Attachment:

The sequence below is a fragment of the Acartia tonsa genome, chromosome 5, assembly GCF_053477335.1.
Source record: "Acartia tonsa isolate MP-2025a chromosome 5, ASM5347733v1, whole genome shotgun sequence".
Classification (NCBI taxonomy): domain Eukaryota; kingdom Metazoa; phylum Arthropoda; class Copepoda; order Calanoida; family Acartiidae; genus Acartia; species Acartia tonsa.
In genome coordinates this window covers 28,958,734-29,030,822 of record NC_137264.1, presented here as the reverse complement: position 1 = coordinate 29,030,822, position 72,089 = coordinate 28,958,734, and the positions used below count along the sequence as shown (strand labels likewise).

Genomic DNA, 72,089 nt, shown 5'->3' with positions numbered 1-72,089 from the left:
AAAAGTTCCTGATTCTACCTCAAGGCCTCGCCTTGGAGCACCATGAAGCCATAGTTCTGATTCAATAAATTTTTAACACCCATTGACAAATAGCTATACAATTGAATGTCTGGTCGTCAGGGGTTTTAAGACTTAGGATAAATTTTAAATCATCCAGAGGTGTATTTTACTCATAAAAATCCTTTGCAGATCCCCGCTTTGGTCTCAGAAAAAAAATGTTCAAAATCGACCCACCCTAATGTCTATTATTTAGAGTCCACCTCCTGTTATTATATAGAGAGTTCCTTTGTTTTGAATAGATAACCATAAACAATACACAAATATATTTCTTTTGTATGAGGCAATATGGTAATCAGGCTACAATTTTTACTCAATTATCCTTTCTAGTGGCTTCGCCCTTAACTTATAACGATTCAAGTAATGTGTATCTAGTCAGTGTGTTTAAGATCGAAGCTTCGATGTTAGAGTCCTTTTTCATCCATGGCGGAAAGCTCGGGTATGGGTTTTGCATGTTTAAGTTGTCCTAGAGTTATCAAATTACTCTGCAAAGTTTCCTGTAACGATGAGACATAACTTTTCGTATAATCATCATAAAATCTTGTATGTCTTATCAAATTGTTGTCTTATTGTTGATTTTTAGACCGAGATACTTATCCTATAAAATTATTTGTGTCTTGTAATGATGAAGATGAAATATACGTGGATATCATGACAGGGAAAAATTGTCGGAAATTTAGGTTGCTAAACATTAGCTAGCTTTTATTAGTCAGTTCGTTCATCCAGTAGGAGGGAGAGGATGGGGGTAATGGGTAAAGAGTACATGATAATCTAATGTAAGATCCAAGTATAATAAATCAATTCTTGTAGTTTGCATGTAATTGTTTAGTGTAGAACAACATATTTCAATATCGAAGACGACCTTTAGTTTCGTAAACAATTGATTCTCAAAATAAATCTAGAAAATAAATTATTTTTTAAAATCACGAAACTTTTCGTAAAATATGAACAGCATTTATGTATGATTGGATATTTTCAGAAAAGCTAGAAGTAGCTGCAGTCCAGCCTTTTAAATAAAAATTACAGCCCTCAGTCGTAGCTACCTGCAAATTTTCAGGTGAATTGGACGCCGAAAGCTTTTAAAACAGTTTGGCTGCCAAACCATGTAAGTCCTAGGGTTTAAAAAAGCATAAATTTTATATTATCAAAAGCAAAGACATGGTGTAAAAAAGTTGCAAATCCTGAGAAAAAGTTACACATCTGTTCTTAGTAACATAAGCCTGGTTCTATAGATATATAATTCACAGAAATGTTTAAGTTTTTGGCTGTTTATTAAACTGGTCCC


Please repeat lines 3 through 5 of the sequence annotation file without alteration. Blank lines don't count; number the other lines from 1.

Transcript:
Classification (NCBI taxonomy): domain Eukaryota; kingdom Metazoa; phylum Arthropoda; class Copepoda; order Calanoida; family Acartiidae; genus Acartia; species Acartia tonsa.
In genome coordinates this window covers 28,958,734-29,030,822 of record NC_137264.1, presented here as the reverse complement: position 1 = coordinate 29,030,822, position 72,089 = coordinate 28,958,734, and the positions used below count along the sequence as shown (strand labels likewise).

Genomic DNA, 72,089 nt, shown 5'->3' with positions numbered 1-72,089 from the left: